Tuesday, 5 July 2011


Hi anyone and everyone

I have twenty minutes to write this - wish I had longer. 

I hate smoking.  I smoked from the age of thirteen, intermittently, until the age of twenty-seven or so.  I gave up several times, often for years at a time, and always went back on the fags when I was unwell.  In fact for me, smoking is a clear sign that things have gone awry, and I have told my husband that if I ever start again he is to call the mental health team asap.

Obviously, not all smokers are mad.  On the other hand they are all wilfully ignoring the damage that cigarettes are doing to their health and their bank balance, and the environment, and the possibility that the next generation will continue to look up to adult smokers as 'Cool' and so emulate their behaviour.  Another whole batch of young people damaged - nice.

If I had never smoked cigarettes I would have been far less likely to smoke cannabis.  I would not have been mixing with the same sort of people (i.e. troubled, as I was) from such a young age.  I am sure the same goes for lots of others.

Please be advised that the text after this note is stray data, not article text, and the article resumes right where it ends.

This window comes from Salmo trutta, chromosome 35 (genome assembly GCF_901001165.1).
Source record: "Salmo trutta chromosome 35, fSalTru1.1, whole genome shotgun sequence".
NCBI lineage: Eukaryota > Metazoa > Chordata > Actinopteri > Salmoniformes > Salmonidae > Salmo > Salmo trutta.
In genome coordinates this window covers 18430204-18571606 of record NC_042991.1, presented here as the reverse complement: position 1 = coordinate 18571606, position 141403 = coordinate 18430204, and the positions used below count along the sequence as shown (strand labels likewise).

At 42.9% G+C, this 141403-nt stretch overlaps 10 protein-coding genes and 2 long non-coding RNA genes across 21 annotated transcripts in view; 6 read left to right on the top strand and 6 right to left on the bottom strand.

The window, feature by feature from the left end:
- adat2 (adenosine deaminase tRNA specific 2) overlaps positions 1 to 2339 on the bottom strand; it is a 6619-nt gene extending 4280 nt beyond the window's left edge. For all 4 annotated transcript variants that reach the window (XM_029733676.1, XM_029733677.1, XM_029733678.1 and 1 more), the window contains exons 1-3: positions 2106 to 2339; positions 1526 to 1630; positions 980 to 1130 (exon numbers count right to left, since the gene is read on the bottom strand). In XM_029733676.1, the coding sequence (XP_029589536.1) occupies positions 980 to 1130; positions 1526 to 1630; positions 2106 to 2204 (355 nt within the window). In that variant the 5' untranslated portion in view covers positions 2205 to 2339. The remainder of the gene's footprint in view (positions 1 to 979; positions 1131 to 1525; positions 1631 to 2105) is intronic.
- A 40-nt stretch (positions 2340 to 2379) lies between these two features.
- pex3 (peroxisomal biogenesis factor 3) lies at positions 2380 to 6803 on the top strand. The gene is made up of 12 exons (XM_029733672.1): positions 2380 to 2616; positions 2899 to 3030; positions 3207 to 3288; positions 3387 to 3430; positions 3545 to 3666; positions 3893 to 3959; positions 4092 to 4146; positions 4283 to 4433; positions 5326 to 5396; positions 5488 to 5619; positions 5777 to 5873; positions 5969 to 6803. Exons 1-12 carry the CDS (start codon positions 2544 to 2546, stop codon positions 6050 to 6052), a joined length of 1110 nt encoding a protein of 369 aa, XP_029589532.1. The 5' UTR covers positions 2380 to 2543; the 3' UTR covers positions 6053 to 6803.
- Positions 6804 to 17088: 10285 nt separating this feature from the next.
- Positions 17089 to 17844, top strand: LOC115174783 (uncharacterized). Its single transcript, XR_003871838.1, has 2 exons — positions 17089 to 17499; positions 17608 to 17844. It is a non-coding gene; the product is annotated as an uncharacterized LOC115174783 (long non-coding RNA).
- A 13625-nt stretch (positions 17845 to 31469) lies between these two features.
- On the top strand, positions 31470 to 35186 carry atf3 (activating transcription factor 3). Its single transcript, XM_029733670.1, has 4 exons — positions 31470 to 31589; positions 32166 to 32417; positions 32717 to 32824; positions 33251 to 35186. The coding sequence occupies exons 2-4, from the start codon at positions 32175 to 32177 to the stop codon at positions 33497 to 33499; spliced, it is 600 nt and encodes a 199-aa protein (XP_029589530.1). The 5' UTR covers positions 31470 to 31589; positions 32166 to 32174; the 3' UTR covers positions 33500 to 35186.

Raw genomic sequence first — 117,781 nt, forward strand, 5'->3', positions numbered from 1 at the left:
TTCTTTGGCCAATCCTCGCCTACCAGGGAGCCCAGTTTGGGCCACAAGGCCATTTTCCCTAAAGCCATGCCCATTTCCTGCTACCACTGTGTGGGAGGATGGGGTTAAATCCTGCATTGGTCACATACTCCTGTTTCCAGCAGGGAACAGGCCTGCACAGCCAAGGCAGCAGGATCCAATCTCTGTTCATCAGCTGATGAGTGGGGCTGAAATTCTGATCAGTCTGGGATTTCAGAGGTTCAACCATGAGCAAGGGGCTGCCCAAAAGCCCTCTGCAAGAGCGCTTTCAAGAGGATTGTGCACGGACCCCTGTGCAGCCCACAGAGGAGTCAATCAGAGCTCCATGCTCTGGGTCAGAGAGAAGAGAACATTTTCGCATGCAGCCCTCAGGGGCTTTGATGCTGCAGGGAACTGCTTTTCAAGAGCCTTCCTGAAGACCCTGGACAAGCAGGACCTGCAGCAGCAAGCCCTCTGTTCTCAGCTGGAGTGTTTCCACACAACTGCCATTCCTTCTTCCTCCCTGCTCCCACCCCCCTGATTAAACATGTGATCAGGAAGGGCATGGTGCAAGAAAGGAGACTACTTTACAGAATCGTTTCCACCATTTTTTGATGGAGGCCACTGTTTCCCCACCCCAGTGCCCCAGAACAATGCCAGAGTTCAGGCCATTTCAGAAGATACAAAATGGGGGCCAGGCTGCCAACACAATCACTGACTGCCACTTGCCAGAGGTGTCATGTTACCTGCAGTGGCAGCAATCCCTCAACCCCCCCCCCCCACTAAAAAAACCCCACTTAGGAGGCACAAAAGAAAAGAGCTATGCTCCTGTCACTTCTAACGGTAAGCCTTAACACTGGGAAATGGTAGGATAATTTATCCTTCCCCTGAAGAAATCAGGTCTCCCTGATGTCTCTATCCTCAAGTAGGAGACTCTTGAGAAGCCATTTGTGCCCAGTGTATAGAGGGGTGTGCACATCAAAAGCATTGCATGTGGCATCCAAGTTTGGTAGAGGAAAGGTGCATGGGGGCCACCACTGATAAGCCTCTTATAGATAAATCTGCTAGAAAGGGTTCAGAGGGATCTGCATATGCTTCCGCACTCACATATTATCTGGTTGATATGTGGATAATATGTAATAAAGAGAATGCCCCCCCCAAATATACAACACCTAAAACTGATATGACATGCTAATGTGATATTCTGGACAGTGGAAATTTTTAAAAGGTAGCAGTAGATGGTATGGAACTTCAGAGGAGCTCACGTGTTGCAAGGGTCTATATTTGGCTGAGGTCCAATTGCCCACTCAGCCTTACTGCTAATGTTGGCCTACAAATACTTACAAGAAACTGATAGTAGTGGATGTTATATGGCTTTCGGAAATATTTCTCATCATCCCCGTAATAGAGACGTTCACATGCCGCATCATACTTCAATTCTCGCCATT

What else?  Oh yes.  I am outraged by the fact that prisoners and the mentally ill are the only groups of people who are exempt from the indoors smoking ban  (I am speaking of the situation in the UK, I have no idea what happens in the USA).  I think the reasoning is that these people need 'Pacification and occupation'.  I am quoting from Robert Crampton's article in the Saturday Times, but there is no point in putting a link to that here because you have to subscribe to that newspaper.  I am a subscriber and thus I was able to post a comment under his article to the effect that the alternative reasoning behind exempting these people from the ban is that no-one gives a stuff whether they live or die. 

The poorest people end up in mental hospitals and prisons.  Their poverty is apparent - it is a cause, not an effect of their situation.  (I know it is more complicated than this but as I said I am in a hurry).  SO why not encourage them to give up smoking?  Make them wait for breaks to go outside at least, as others do in their places of work?  Why not go further, and put anti-smoking programmes into place in these institutions?  Maybe then these people would have a chance to gain some pride in an achievement - it is not an easy thing to do, to give up smoking.  They would also gain some dignity - nobody wants to be hooked on anything.  They would feel better physically. 

I could go on, and I wish I had more time.  I might write these thoughts down properly sometime, but anyway, I hope you have got my drift for now.

Now I'm going to get my Toddler, and take him somewhere fun.

Louise. x.

No comments:

Post a Comment